Byline: LF
Story by LF

Bring me sunshine…

How to cope with the Winter Blues

It’s only 3.30pm and it’s already dark outside as I write this. I have not seen the sun for two days, the sky remaining a fashionable though not uplifting graphite grey.

Welcome to the Great British Winter! Since hitting 40, I have become more aware of and indeed am affected by the shorter days, feeling more tired, lethargic and generally a bit ‘down’. I feel like I just want to hibernate until the clocks go forward again, while constantly checking ‘winter sun’ deals on my laptop.

And it seems I’m not alone. While some people embrace the season’s crisp mornings and cosy evenings, a fifth of the population experiences the ‘winter blues’, a lesser version of SAD, or Seasonal Affective Disorder, particularly in December, January and February.

SAD, which was first defined in 1987, is recognised as a winter depression, with common symptoms including lethargy and tiredness, persistent ‘low’ mood, lack of concentration, lack of interest in normal pursuits or pleasure, feeling anti-social, increased appetite with a craving for carbohydrates and even a loss of libido.

Most winter blues sufferers will experience some of these to varying degrees but for three per cent of Britons, the symptoms are severe and continual. According to the BMJ (British Medical Journal) women are four times more likely to suffer from SAD than men.

The condition is often linked to reduced exposure to sunlight during the season’s shorter days, which can cause low levels of the serotonin, the hormone affecting one’s mood, appetite and sleep, which can cause feelings of depression. At the same time, the melatonin hormone, which regulates the sleep-wake cycle, can be produced in higher than normal levels in SAD sufferers causing sleepiness – a similar trait to that of hibernating mammals. The body clock is also affected by the later sunrise which can also lead to symptoms of SAD.

Hibernation is not a very practical solution, and, sadly, nor is wintering in the south of France for everyone (if only!), so what can be done to alleviate the symptoms?

NHS recommends several self-care treatments including making the most of the light that there is, by getting out and about as much as possible – even a brief lunchtime stroll or walk to work can be beneficial. On top of this, try to take regular exercise, particularly outdoors and preferably in a green space such as a park, so perhaps wrap up warm and get on your bike (cold and rain permitting) rather than hitting the gym if possible.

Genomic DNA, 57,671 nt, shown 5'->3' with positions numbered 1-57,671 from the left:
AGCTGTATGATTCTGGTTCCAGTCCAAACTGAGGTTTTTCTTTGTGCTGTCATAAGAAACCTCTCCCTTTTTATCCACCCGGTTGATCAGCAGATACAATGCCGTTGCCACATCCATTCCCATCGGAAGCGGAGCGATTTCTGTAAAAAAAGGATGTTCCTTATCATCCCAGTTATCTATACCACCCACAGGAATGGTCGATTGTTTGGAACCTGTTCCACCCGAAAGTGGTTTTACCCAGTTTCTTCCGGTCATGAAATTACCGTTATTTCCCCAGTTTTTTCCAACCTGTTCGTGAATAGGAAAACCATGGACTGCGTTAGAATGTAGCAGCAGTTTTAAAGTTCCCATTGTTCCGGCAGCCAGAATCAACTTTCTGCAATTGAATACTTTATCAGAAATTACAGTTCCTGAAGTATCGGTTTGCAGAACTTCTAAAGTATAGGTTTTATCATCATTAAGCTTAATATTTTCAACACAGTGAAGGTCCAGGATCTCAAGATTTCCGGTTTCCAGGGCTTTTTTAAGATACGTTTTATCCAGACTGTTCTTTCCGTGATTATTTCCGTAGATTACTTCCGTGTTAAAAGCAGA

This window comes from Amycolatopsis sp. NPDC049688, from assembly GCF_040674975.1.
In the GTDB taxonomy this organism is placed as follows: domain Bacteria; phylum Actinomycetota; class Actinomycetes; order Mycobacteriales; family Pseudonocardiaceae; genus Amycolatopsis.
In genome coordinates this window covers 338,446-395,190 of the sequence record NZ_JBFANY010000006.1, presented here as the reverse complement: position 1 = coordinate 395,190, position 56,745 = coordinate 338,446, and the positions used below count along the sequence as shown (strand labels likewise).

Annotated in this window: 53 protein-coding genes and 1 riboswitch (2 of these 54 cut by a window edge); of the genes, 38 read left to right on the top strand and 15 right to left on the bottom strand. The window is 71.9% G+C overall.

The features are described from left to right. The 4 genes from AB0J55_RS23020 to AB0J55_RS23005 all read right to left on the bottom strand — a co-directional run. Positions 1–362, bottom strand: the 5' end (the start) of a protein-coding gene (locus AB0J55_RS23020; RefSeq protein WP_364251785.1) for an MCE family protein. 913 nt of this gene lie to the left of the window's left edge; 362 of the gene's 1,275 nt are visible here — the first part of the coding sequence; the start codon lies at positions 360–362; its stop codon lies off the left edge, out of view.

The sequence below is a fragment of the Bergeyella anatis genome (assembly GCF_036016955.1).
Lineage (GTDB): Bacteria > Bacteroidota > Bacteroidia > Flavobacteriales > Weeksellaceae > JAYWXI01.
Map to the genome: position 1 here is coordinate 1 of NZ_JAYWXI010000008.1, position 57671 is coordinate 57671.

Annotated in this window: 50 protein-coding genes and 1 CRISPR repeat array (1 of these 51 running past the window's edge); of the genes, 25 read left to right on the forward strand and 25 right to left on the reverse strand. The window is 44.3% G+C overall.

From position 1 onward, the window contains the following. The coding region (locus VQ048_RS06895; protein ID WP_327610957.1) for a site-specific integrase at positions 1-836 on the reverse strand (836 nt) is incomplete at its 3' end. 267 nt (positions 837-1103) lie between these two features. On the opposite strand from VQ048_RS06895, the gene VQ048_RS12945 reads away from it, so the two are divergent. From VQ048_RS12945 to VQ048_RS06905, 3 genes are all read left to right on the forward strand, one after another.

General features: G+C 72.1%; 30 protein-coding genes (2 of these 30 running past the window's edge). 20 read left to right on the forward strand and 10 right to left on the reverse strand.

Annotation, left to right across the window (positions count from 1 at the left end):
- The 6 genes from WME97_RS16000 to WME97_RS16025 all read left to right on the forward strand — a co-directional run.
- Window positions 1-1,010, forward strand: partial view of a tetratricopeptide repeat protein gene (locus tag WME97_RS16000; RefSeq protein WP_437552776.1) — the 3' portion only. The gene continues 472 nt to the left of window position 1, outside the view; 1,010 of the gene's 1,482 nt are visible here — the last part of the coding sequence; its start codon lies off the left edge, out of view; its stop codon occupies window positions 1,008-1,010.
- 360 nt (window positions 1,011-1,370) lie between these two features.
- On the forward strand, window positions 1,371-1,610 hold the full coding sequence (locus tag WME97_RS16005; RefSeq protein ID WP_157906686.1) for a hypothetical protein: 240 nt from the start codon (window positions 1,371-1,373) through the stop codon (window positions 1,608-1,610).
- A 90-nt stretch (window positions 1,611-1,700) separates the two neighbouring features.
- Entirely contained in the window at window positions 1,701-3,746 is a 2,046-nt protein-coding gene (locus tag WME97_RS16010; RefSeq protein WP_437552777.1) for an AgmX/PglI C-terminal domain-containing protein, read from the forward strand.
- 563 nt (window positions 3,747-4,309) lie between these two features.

When indoors, try to sit near a window and make your work and home environment as light and airy as possible. Some people find light therapy helpful, using a medically-approved light box, as produced by Lumie or Phillips, for twenty to thirty to minutes each morning, or a sunrise alarm clock which gradually wakes the user up with increasing light, providing the body with a natural signal to adjust hormone levels.

Light boxes can produce up to ten times the intensity of normal household lights, up to 10,000 lux, but do not contain harmful UV rays. However, they are not recommended for those whose eyes are sensitive to light, so it is wise to get advice before purchasing such a device.

Nutrition-wise, it may be tempting to load up on comfort food but a healthy, balanced diet with plenty of fruit, vegetables, oily fish and fibre, is advised. Vitamin D and St John’s Wort supplements can also help.

Finally, and not too surprisingly, try to avoid possible stressful situations.

If these suggestions don’t work, then you should speak with your local GP who may advise ‘talking treatments’ such as counselling or CBT (Cognitive Behavioural Therapy) or prescribe anti-depressants such as SSRI.

Working from home, I can sometimes not leave until late afternoon, so I am making the effort to get out in daylight, even for a brief walk to the post box, which definitely helps. Otherwise, I’m making the most of the wintry pleasures I do enjoy – Christmas parties, mulled wine, log fires and catching up with my favourite classic films at home while practicing ‘Hygge’ (the art of cosiness).

On the plus side, the shortest day is fast approaching (22nd December), so the days will start to get longer, little by little. I’m still checking those winter sun deals though!

For further information on SAD, visit:

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